F M Alexander 1869 - 1955
“Mr Alexander has done a service to the subject by insistently treating each act as involving the whole integrated individual, the whole psychophysical man. To take a step is an affair, not of this or that limb solely, but of the total neuromuscular activity of the moment, not least of the head and neck,”
Sir Charles Sherrington, Neurophysiologist, Nobel Prize for Medicine
Frederick Matthias Alexander (1869-1955) was an Australian actor and recitor who developed the educational process that is today called the Alexander Technique – a form of education that is applied to recognize and overcome reactive habitual patterns in movement and thinking.
Increasing hoarseness and intermittent loss of voice marred the early years of his acting career. Not helped by the medical profession, he used self observation and reasoning to solve his voice and breathing problem.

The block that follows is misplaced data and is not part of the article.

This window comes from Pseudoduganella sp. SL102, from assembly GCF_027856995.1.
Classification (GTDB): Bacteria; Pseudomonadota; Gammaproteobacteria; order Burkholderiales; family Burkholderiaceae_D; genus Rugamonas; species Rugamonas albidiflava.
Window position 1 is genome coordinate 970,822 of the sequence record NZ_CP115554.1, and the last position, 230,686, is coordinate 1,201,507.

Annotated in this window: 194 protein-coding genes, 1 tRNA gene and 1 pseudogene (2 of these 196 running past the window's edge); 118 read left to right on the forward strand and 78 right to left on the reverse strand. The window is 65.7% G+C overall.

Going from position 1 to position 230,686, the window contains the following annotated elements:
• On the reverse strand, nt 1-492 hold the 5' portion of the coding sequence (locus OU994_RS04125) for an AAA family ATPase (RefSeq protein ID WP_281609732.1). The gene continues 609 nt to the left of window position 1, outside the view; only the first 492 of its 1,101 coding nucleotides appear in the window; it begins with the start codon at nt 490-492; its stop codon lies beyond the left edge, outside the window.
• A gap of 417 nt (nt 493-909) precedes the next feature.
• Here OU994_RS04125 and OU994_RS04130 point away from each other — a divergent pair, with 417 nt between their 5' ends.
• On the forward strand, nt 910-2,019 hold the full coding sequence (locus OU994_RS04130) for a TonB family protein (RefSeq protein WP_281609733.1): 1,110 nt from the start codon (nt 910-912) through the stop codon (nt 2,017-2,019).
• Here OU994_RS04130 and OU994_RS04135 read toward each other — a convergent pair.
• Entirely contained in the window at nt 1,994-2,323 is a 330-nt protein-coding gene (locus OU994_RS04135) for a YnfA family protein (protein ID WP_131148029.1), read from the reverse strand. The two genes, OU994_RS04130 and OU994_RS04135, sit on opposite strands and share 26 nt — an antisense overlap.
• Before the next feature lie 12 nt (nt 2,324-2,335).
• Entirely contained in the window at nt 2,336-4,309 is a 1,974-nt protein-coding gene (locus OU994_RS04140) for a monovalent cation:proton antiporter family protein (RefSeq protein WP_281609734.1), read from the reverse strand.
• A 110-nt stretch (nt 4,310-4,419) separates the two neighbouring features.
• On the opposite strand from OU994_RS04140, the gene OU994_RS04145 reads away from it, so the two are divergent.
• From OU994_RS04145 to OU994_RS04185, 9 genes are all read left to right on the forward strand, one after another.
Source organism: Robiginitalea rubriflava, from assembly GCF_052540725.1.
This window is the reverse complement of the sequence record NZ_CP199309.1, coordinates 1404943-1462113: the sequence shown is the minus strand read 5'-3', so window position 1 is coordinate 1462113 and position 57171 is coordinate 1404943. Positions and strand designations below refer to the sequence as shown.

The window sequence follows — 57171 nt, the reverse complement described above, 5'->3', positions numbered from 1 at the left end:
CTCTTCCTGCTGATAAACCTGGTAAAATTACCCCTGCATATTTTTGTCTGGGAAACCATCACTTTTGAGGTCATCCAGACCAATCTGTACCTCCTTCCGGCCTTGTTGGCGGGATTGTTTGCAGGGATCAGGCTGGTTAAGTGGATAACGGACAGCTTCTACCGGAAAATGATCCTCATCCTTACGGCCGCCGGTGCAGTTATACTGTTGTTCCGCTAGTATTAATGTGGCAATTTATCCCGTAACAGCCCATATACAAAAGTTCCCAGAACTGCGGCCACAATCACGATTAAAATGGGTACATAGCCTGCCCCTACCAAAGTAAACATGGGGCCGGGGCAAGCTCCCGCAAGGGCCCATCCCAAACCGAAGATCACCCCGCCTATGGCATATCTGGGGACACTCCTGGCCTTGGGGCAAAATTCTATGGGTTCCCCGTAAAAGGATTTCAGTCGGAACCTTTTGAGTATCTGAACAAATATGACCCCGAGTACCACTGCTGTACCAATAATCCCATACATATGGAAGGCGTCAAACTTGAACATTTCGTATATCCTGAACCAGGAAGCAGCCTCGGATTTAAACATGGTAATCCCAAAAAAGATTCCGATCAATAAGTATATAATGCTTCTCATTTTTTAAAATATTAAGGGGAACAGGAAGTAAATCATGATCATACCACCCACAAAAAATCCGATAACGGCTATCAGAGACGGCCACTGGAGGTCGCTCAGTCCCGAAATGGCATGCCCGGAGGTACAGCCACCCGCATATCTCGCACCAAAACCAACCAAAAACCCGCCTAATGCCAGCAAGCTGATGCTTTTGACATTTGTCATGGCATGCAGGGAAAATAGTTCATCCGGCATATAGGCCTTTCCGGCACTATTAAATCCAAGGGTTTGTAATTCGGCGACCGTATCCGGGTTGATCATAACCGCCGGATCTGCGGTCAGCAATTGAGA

During years of experimentation he discovered the means to prevent what he described as problems in the way he ’used’ himself: he realised that the functioning of the voice depended on the correct balance of his entire neuromuscular system. Soon he started to work with others who sought his help, and developed a flourishing practice.
In 1904 Alexander came to London, where his reputation grew rapidly.
He worked with many well known people, including Sir Henry Irving, George Bernard Shaw, Aldous Huxley and numerous physicians, who recognised the basic scientific principles of the technique. In 1931 he developed the first teacher training school in London where – apart from two years during war time spent teaching in America - he worked until his death in 1955.
“We already notice, with growing amazement, very striking improvements in such diverse things as high blood pressure, breathing, depth of sleep, overall cheerfulness and mental alertness, resilience against outside pressures, and in such a refined skill as playing a musical instrument.” Prof Nicholas Tinbergen, Nobel Prize winner for Medicine and Physiology